"[W]hen Hurricane Irene devastated my state, Vermont, in 2011, people turned out within hours, bringing tools from backhoes to brooms."

"They mucked out basements and rebuilt driveways, and they kept coming back for weeks, until the job was done. They did it for strangers, mostly—although they didn’t remain strangers for long. But, with coronavirus, none of that is possible. There’s little way to be of use except to disappear inside your home, so that you can’t infect anyone. Indeed, even the places we gather for solace are increasingly off limits. Churches.... Schools....  sports...  We should use the quiet of these suddenly uncrowded days to think a little about how much we’ve allowed social isolation to grow in our society, even without illness as an excuse.... If we pay attention, we may value more fully the moment we’re released from our detention, and we may even make some changes in our lives as a result. It will be a relief, above all, when we’re allowed to get back to caring for one another, which is what socially evolved primates do best."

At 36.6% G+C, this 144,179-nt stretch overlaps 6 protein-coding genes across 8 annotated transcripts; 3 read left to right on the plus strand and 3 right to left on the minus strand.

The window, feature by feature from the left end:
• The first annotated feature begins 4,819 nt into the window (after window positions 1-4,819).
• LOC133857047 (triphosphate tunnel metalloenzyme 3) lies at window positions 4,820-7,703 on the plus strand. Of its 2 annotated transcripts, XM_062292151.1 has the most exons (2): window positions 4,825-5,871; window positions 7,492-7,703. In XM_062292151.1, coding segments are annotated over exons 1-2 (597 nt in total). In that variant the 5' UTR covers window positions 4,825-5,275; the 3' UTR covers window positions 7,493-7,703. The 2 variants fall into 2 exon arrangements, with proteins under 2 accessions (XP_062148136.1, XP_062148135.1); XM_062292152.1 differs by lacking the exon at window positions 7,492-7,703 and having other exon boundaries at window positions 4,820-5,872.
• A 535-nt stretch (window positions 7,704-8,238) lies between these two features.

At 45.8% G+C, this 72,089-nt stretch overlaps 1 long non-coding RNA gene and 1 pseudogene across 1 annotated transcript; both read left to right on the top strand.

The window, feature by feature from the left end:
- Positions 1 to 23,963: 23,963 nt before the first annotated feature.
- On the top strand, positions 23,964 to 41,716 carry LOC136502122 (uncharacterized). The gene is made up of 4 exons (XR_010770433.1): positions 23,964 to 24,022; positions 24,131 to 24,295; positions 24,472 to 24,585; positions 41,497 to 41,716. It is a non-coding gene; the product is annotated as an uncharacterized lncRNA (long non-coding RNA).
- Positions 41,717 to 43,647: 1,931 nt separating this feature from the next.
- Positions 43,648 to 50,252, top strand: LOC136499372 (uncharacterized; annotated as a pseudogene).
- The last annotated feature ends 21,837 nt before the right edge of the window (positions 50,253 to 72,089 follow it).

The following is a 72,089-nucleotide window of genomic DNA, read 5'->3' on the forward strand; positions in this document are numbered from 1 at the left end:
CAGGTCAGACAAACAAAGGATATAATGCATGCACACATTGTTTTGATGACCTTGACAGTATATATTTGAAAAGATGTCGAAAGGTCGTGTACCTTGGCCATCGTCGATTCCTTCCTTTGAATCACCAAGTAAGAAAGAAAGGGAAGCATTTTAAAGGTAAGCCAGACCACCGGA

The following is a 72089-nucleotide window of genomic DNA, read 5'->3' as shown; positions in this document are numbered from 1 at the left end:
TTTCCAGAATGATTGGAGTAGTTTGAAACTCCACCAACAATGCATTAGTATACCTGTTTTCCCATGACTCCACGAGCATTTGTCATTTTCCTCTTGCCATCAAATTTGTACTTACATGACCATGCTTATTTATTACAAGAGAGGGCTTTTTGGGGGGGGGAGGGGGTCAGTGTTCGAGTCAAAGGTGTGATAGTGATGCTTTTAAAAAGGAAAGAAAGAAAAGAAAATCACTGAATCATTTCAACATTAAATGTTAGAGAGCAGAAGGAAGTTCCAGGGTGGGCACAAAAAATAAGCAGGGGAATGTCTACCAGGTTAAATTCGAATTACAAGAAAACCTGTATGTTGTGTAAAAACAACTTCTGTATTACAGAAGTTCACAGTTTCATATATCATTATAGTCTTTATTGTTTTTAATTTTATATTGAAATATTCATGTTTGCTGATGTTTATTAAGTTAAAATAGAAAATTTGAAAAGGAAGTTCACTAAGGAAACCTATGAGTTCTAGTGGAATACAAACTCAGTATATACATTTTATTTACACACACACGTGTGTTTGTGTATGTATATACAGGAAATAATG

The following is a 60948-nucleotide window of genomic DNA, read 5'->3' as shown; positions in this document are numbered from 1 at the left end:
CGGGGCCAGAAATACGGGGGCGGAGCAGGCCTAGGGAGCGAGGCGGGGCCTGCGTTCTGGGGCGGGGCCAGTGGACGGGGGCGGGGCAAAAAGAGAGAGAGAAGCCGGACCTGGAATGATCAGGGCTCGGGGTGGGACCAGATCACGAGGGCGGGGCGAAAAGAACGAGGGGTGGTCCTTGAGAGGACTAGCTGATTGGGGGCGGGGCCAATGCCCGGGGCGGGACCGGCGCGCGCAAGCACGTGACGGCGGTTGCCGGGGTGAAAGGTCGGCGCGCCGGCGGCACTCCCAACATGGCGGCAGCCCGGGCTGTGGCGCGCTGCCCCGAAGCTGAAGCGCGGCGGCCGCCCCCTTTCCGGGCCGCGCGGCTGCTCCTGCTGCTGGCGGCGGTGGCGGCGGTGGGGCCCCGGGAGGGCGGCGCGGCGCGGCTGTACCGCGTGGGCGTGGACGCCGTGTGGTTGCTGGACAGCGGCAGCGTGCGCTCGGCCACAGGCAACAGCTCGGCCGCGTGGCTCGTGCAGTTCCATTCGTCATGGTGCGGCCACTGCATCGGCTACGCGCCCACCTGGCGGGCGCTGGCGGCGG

From "With the Coronavirus, Hell Is No Other People" by Bill McKibben (in The New Yorker).

There is the forced isolation of social distancing, and there is the isolation we choose for ourselves. During the forced isolation, we can reflect on the good and the bad of our chosen isolation. I don't agree with the implication that because we are "socially evolved primates," the meaning of life is to socialize. There is great value in solitude and in life within marriage and within a family. But this is a time to reflect on what really matters, and in addition to the trouble and pain, we may experience deeper benefits.

As we protect ourselves and others through this isolation, we should be thinking about how we can help. We can't help but going about ministering to others. And we need to help by doing what we can to avoid being among those who need medical care or cause anyone else to need medical care. Don't be part of the physical problem. But we can also help by using this time not to agonize and stir each other up but to preserve and refine our mind and our soul.

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